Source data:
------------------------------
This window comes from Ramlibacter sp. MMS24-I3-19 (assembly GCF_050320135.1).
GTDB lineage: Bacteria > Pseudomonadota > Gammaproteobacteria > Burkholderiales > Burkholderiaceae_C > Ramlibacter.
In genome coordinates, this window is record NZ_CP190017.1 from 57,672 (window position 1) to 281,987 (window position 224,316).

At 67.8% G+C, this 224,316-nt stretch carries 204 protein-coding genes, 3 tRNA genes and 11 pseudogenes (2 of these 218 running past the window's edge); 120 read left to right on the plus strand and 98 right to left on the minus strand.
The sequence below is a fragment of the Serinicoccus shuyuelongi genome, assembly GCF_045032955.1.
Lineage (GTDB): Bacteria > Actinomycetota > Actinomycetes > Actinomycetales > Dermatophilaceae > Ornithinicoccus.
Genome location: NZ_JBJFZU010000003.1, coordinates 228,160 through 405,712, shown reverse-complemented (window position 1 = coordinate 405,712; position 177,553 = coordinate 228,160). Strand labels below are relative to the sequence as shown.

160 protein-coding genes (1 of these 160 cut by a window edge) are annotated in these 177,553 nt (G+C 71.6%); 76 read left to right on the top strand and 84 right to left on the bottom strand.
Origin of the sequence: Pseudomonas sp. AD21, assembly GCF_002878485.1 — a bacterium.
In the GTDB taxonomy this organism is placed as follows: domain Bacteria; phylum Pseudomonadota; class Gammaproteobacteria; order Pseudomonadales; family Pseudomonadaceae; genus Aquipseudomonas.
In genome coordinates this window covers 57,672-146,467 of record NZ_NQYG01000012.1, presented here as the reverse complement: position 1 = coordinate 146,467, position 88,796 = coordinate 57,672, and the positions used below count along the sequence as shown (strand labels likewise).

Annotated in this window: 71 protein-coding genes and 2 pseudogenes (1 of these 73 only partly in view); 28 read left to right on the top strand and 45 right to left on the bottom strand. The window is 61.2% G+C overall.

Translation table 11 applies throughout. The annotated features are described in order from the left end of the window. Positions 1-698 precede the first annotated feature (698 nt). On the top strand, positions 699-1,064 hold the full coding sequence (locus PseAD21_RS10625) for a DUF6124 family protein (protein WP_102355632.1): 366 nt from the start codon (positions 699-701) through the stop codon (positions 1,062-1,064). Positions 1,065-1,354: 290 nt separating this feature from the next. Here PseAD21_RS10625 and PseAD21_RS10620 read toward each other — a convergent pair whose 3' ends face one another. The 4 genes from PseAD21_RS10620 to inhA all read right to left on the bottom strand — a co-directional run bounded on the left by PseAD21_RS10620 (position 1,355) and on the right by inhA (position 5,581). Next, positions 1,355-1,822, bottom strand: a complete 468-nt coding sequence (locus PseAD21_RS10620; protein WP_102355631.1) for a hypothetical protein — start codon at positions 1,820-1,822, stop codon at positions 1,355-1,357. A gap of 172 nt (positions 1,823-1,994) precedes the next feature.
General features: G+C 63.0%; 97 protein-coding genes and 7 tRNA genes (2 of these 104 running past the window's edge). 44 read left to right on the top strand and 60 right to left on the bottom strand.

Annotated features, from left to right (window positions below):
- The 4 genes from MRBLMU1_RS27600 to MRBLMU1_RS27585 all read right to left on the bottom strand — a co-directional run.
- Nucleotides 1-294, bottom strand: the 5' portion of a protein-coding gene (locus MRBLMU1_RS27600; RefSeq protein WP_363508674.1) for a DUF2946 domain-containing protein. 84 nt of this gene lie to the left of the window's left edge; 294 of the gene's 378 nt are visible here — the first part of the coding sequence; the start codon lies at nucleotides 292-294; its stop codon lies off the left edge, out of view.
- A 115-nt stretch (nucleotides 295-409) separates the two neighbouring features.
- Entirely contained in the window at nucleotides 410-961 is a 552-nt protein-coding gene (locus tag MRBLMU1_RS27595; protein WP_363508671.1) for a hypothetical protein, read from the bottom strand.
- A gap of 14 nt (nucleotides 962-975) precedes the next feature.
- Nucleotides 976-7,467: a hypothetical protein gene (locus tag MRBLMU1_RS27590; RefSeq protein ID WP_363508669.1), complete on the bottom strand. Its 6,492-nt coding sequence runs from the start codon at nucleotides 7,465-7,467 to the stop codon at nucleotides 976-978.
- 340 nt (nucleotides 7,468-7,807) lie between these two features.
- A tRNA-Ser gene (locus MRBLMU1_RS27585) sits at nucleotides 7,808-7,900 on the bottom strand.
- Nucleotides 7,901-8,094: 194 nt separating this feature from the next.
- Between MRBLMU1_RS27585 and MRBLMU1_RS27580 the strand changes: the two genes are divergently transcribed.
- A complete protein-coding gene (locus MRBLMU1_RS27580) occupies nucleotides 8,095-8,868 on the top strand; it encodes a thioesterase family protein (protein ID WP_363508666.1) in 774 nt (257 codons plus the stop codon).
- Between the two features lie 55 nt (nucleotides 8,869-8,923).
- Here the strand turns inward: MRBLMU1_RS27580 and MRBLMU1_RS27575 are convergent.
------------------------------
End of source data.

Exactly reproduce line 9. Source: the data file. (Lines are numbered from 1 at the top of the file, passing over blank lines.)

Origin of the sequence: Pseudomonas sp. AD21, assembly GCF_002878485.1 — a bacterium.